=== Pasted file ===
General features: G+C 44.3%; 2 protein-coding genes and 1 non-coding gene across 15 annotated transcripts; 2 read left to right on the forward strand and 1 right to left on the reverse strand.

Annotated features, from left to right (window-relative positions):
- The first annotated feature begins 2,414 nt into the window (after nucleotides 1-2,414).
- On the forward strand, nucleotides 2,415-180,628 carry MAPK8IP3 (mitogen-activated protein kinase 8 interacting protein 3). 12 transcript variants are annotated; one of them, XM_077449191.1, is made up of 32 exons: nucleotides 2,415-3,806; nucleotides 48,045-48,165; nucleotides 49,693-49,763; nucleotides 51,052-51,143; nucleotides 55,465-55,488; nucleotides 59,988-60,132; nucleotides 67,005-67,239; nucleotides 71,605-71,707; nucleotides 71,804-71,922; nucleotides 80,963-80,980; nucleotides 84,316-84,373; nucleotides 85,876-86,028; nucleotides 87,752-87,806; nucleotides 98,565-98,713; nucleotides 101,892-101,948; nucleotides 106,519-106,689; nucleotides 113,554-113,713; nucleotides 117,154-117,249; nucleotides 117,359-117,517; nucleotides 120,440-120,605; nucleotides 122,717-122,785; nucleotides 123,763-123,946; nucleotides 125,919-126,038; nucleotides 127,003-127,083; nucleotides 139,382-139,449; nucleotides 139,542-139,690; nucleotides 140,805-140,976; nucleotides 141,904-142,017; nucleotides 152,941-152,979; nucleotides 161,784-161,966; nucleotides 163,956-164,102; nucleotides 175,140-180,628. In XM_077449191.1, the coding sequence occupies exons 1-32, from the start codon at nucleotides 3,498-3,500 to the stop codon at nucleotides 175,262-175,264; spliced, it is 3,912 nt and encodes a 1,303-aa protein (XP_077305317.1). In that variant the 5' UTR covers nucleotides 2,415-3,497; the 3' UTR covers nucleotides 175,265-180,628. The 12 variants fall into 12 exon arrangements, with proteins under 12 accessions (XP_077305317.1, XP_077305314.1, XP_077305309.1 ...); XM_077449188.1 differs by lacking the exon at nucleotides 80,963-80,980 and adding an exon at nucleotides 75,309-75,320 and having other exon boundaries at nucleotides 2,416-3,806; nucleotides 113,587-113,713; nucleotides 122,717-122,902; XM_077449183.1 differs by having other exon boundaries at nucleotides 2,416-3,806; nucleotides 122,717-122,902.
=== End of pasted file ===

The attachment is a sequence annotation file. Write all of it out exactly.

General features: G+C 44.3%; 2 protein-coding genes and 1 non-coding gene across 15 annotated transcripts; 2 read left to right on the forward strand and 1 right to left on the reverse strand.

Annotated features, from left to right (window-relative positions):
- The first annotated feature begins 2,414 nt into the window (after nucleotides 1-2,414).
- On the forward strand, nucleotides 2,415-180,628 carry MAPK8IP3 (mitogen-activated protein kinase 8 interacting protein 3). 12 transcript variants are annotated; one of them, XM_077449191.1, is made up of 32 exons: nucleotides 2,415-3,806; nucleotides 48,045-48,165; nucleotides 49,693-49,763; nucleotides 51,052-51,143; nucleotides 55,465-55,488; nucleotides 59,988-60,132; nucleotides 67,005-67,239; nucleotides 71,605-71,707; nucleotides 71,804-71,922; nucleotides 80,963-80,980; nucleotides 84,316-84,373; nucleotides 85,876-86,028; nucleotides 87,752-87,806; nucleotides 98,565-98,713; nucleotides 101,892-101,948; nucleotides 106,519-106,689; nucleotides 113,554-113,713; nucleotides 117,154-117,249; nucleotides 117,359-117,517; nucleotides 120,440-120,605; nucleotides 122,717-122,785; nucleotides 123,763-123,946; nucleotides 125,919-126,038; nucleotides 127,003-127,083; nucleotides 139,382-139,449; nucleotides 139,542-139,690; nucleotides 140,805-140,976; nucleotides 141,904-142,017; nucleotides 152,941-152,979; nucleotides 161,784-161,966; nucleotides 163,956-164,102; nucleotides 175,140-180,628. In XM_077449191.1, the coding sequence occupies exons 1-32, from the start codon at nucleotides 3,498-3,500 to the stop codon at nucleotides 175,262-175,264; spliced, it is 3,912 nt and encodes a 1,303-aa protein (XP_077305317.1). In that variant the 5' UTR covers nucleotides 2,415-3,497; the 3' UTR covers nucleotides 175,265-180,628. The 12 variants fall into 12 exon arrangements, with proteins under 12 accessions (XP_077305317.1, XP_077305314.1, XP_077305309.1 ...); XM_077449188.1 differs by lacking the exon at nucleotides 80,963-80,980 and adding an exon at nucleotides 75,309-75,320 and having other exon boundaries at nucleotides 2,416-3,806; nucleotides 113,587-113,713; nucleotides 122,717-122,902; XM_077449183.1 differs by having other exon boundaries at nucleotides 2,416-3,806; nucleotides 122,717-122,902.